David Oyelowo arrives for the European premiere of the film Selma in London on Jan. 27, 2015.
JACK TAYLOR/AFP/Getty Images

After starring as Martin Luther King Jr. in Ava DuVernay’s critically acclaimed movie Selma, David Oyelowo revealed in a recent interview that another big-name director is trying to get him to reprise his role as the civil rights leader.

In an interview with Esquire, Oyelowo stated that Steven Spielberg has asked him to portray King in his upcoming biopic: “I was at an event for AFI during award season and Steven Spielberg—who has famously been interested in making his own Martin Luther King film—came up to me and said, ‘My goodness, David, that’s one of the best things I have ever seen. You really inspired me to take another look at my Dr. King film.’ And then he goes, ‘You would reprise the role, right? You would do it again?’

“My stomach all but fell out of my body,” Oyelowo said. “I was just like, ‘Oh, my lord.’ That was quite a mountain to climb. Not only did the idea of being asked to do it again give me pause, but here he is, Steven Spielberg of all people, [asking] if I would entertain doing it again.”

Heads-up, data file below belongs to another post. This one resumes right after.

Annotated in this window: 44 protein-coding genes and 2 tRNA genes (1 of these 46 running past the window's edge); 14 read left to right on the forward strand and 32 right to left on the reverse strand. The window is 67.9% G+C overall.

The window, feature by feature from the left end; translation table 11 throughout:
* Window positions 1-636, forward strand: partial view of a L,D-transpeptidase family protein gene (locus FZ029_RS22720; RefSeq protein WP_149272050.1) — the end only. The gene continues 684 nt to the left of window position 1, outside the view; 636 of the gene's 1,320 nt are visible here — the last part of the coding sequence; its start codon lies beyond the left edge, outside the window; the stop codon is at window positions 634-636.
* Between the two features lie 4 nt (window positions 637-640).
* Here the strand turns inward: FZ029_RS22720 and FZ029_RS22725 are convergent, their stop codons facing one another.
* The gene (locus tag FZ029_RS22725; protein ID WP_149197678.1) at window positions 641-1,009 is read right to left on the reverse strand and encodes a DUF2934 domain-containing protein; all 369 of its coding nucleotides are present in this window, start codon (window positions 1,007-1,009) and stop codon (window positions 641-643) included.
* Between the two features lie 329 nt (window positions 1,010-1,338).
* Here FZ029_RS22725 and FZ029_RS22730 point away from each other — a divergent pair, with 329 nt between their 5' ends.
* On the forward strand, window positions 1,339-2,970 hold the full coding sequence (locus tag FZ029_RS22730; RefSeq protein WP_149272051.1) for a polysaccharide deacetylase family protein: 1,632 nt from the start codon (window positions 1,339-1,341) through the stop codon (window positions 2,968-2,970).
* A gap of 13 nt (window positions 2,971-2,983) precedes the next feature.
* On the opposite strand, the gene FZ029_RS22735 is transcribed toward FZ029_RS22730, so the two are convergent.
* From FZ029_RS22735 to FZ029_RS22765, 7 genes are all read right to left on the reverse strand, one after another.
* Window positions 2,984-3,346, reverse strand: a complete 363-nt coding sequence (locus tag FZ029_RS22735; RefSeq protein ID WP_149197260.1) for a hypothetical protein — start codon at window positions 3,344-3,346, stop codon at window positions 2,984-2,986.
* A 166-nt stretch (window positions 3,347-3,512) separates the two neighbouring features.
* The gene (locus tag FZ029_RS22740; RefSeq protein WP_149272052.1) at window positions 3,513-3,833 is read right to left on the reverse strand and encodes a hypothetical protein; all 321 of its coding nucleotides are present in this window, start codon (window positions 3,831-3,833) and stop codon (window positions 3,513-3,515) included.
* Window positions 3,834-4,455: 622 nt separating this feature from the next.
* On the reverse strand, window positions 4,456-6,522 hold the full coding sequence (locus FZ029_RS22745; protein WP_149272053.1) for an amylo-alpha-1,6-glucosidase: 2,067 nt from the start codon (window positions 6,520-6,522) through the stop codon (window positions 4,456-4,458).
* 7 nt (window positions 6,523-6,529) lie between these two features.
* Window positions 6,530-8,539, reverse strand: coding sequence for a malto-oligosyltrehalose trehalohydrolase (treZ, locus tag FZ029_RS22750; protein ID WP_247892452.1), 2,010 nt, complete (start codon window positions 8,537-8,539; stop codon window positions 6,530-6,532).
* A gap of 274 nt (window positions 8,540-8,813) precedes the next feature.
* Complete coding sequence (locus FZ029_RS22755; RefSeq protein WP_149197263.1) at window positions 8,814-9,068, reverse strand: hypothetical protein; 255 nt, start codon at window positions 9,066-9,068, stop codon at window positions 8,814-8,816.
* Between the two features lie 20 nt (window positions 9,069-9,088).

What many people don’t realize or remember is that Spielberg owns the life rights to King and would be able to use his actual speeches in his biopic. Spielberg’s biopic has been in talks for years, but nothing has come of it as of yet.

Oyelowo also stated that others have approached him about reprising the role. But it seems as though the added weight may be an issue for him.

Advertisement

“I really don’t know. I’ve already been asked by a project that will remain nameless,” he said. “To be honest, right now, today, I couldn’t think of anything worse. Just the weight gain alone is a reason for me to stay away from it! But I feel like we did so much with that film. It’s time to let that film do its thing for a while before I go entertaining anything like that.”

It’s amazing how people are now wanting to bring King’s life story to the big screen after seeing the success of DuVernay’s film. We see you, Hollywood. When white Hollywood can’t innovate, it definitely knows how to duplicate.